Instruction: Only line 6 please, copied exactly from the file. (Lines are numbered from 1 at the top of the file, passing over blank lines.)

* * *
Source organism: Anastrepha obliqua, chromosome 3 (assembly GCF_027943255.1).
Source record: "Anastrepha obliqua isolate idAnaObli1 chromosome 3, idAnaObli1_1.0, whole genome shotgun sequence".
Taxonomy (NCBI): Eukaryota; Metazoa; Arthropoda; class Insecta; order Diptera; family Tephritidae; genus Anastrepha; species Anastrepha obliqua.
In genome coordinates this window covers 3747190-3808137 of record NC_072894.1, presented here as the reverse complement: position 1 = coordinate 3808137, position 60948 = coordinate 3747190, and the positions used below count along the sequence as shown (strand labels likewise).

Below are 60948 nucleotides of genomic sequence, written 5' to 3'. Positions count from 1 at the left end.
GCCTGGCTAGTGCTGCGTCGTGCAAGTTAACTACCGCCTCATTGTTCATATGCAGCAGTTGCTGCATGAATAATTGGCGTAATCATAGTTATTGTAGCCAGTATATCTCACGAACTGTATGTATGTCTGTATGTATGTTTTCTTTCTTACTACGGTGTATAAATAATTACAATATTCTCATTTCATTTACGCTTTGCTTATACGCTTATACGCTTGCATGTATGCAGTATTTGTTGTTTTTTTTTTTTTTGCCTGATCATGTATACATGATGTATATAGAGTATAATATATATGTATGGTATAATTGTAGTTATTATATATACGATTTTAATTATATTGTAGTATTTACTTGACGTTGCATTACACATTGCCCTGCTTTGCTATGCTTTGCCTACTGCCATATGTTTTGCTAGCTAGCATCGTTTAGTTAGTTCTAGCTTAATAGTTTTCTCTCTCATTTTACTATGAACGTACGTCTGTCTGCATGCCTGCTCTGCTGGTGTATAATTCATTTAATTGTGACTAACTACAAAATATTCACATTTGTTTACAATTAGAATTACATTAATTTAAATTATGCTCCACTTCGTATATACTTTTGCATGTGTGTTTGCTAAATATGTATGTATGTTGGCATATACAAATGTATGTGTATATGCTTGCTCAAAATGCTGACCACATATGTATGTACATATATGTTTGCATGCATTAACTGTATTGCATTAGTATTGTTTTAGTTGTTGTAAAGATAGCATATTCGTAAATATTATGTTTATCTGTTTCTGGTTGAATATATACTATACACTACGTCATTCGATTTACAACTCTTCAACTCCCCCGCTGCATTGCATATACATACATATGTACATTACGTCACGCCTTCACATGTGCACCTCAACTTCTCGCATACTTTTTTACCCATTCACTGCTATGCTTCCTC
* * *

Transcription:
GCCTGGCTAGTGCTGCGTCGTGCAAGTTAACTACCGCCTCATTGTTCATATGCAGCAGTTGCTGCATGAATAATTGGCGTAATCATAGTTATTGTAGCCAGTATATCTCACGAACTGTATGTATGTCTGTATGTATGTTTTCTTTCTTACTACGGTGTATAAATAATTACAATATTCTCATTTCATTTACGCTTTGCTTATACGCTTATACGCTTGCATGTATGCAGTATTTGTTGTTTTTTTTTTTTTTGCCTGATCATGTATACATGATGTATATAGAGTATAATATATATGTATGGTATAATTGTAGTTATTATATATACGATTTTAATTATATTGTAGTATTTACTTGACGTTGCATTACACATTGCCCTGCTTTGCTATGCTTTGCCTACTGCCATATGTTTTGCTAGCTAGCATCGTTTAGTTAGTTCTAGCTTAATAGTTTTCTCTCTCATTTTACTATGAACGTACGTCTGTCTGCATGCCTGCTCTGCTGGTGTATAATTCATTTAATTGTGACTAACTACAAAATATTCACATTTGTTTACAATTAGAATTACATTAATTTAAATTATGCTCCACTTCGTATATACTTTTGCATGTGTGTTTGCTAAATATGTATGTATGTTGGCATATACAAATGTATGTGTATATGCTTGCTCAAAATGCTGACCACATATGTATGTACATATATGTTTGCATGCATTAACTGTATTGCATTAGTATTGTTTTAGTTGTTGTAAAGATAGCATATTCGTAAATATTATGTTTATCTGTTTCTGGTTGAATATATACTATACACTACGTCATTCGATTTACAACTCTTCAACTCCCCCGCTGCATTGCATATACATACATATGTACATTACGTCACGCCTTCACATGTGCACCTCAACTTCTCGCATACTTTTTTACCCATTCACTGCTATGCTTCCTC